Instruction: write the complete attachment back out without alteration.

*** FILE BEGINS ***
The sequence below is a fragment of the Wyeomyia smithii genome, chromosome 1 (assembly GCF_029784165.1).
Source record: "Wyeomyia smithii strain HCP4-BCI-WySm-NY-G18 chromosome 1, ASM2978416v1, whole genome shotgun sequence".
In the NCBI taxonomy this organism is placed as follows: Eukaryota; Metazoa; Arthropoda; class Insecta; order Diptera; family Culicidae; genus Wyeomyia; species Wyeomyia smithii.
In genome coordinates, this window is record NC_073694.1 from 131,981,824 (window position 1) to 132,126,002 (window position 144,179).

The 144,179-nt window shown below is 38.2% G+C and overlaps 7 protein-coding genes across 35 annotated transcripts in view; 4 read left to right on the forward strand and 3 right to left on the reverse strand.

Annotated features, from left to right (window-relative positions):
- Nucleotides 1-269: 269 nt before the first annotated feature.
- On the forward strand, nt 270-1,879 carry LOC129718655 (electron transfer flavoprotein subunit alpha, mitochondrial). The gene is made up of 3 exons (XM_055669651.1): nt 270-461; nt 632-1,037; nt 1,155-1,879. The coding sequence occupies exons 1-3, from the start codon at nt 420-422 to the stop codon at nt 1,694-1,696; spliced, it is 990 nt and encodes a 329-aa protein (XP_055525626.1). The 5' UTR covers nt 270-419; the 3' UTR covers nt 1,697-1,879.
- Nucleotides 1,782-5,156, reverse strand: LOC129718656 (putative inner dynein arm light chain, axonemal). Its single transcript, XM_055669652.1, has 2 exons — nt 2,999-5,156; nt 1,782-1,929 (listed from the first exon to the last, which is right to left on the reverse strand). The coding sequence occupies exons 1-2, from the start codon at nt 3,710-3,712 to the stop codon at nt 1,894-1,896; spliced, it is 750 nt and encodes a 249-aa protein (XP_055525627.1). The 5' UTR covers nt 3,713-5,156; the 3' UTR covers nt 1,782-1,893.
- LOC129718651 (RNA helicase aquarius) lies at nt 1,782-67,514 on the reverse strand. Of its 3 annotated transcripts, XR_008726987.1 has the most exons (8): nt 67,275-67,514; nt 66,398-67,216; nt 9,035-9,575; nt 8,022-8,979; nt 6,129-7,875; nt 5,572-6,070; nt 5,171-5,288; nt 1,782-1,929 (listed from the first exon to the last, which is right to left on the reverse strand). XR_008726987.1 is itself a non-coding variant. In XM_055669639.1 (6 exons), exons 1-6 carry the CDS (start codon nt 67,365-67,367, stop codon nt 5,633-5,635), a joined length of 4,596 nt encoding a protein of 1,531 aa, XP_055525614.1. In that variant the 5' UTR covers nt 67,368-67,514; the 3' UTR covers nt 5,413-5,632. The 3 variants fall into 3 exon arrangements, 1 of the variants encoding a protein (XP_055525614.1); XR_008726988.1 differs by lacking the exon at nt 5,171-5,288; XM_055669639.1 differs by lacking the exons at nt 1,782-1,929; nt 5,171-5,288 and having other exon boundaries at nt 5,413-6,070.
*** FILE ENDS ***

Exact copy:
The sequence below is a fragment of the Wyeomyia smithii genome, chromosome 1 (assembly GCF_029784165.1).
Source record: "Wyeomyia smithii strain HCP4-BCI-WySm-NY-G18 chromosome 1, ASM2978416v1, whole genome shotgun sequence".
In the NCBI taxonomy this organism is placed as follows: Eukaryota; Metazoa; Arthropoda; class Insecta; order Diptera; family Culicidae; genus Wyeomyia; species Wyeomyia smithii.
In genome coordinates, this window is record NC_073694.1 from 131,981,824 (window position 1) to 132,126,002 (window position 144,179).

The 144,179-nt window shown below is 38.2% G+C and overlaps 7 protein-coding genes across 35 annotated transcripts in view; 4 read left to right on the forward strand and 3 right to left on the reverse strand.

Annotated features, from left to right (window-relative positions):
- Nucleotides 1-269: 269 nt before the first annotated feature.
- On the forward strand, nt 270-1,879 carry LOC129718655 (electron transfer flavoprotein subunit alpha, mitochondrial). The gene is made up of 3 exons (XM_055669651.1): nt 270-461; nt 632-1,037; nt 1,155-1,879. The coding sequence occupies exons 1-3, from the start codon at nt 420-422 to the stop codon at nt 1,694-1,696; spliced, it is 990 nt and encodes a 329-aa protein (XP_055525626.1). The 5' UTR covers nt 270-419; the 3' UTR covers nt 1,697-1,879.
- Nucleotides 1,782-5,156, reverse strand: LOC129718656 (putative inner dynein arm light chain, axonemal). Its single transcript, XM_055669652.1, has 2 exons — nt 2,999-5,156; nt 1,782-1,929 (listed from the first exon to the last, which is right to left on the reverse strand). The coding sequence occupies exons 1-2, from the start codon at nt 3,710-3,712 to the stop codon at nt 1,894-1,896; spliced, it is 750 nt and encodes a 249-aa protein (XP_055525627.1). The 5' UTR covers nt 3,713-5,156; the 3' UTR covers nt 1,782-1,893.
- LOC129718651 (RNA helicase aquarius) lies at nt 1,782-67,514 on the reverse strand. Of its 3 annotated transcripts, XR_008726987.1 has the most exons (8): nt 67,275-67,514; nt 66,398-67,216; nt 9,035-9,575; nt 8,022-8,979; nt 6,129-7,875; nt 5,572-6,070; nt 5,171-5,288; nt 1,782-1,929 (listed from the first exon to the last, which is right to left on the reverse strand). XR_008726987.1 is itself a non-coding variant. In XM_055669639.1 (6 exons), exons 1-6 carry the CDS (start codon nt 67,365-67,367, stop codon nt 5,633-5,635), a joined length of 4,596 nt encoding a protein of 1,531 aa, XP_055525614.1. In that variant the 5' UTR covers nt 67,368-67,514; the 3' UTR covers nt 5,413-5,632. The 3 variants fall into 3 exon arrangements, 1 of the variants encoding a protein (XP_055525614.1); XR_008726988.1 differs by lacking the exon at nt 5,171-5,288; XM_055669639.1 differs by lacking the exons at nt 1,782-1,929; nt 5,171-5,288 and having other exon boundaries at nt 5,413-6,070.